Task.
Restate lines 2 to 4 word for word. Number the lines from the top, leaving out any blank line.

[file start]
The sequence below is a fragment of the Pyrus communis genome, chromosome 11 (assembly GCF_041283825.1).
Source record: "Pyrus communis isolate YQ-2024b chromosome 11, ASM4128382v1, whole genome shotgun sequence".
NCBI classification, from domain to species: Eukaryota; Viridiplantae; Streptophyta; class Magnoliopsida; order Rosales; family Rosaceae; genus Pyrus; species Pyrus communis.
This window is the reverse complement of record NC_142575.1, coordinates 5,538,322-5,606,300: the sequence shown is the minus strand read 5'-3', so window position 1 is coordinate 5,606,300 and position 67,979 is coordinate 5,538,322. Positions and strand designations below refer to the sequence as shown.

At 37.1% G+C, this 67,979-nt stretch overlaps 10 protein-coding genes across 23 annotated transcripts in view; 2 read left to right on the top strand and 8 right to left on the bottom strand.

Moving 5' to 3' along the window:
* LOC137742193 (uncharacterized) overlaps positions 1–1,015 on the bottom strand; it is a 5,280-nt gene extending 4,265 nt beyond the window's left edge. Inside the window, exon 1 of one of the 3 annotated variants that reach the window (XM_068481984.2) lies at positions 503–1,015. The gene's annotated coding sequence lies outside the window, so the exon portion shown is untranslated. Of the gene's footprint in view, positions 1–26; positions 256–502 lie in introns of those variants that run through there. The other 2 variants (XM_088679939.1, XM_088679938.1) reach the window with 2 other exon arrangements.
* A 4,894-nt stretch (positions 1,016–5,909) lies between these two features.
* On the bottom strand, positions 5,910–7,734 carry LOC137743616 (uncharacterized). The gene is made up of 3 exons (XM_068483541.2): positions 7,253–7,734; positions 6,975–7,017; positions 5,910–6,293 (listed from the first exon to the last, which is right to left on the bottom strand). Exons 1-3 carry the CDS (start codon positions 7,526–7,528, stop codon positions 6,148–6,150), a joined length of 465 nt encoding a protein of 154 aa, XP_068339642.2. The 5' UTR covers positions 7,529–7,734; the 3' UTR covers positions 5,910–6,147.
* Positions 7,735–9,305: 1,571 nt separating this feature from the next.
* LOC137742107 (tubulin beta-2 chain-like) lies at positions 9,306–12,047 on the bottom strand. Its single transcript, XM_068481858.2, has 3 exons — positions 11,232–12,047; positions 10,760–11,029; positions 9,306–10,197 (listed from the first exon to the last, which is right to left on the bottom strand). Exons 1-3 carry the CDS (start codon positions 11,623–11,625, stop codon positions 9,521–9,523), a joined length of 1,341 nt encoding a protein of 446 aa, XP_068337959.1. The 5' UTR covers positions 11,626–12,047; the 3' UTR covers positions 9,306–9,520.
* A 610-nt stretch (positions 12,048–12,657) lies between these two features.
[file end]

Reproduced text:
Source record: "Pyrus communis isolate YQ-2024b chromosome 11, ASM4128382v1, whole genome shotgun sequence".
NCBI classification, from domain to species: Eukaryota; Viridiplantae; Streptophyta; class Magnoliopsida; order Rosales; family Rosaceae; genus Pyrus; species Pyrus communis.
This window is the reverse complement of record NC_142575.1, coordinates 5,538,322-5,606,300: the sequence shown is the minus strand read 5'-3', so window position 1 is coordinate 5,606,300 and position 67,979 is coordinate 5,538,322. Positions and strand designations below refer to the sequence as shown.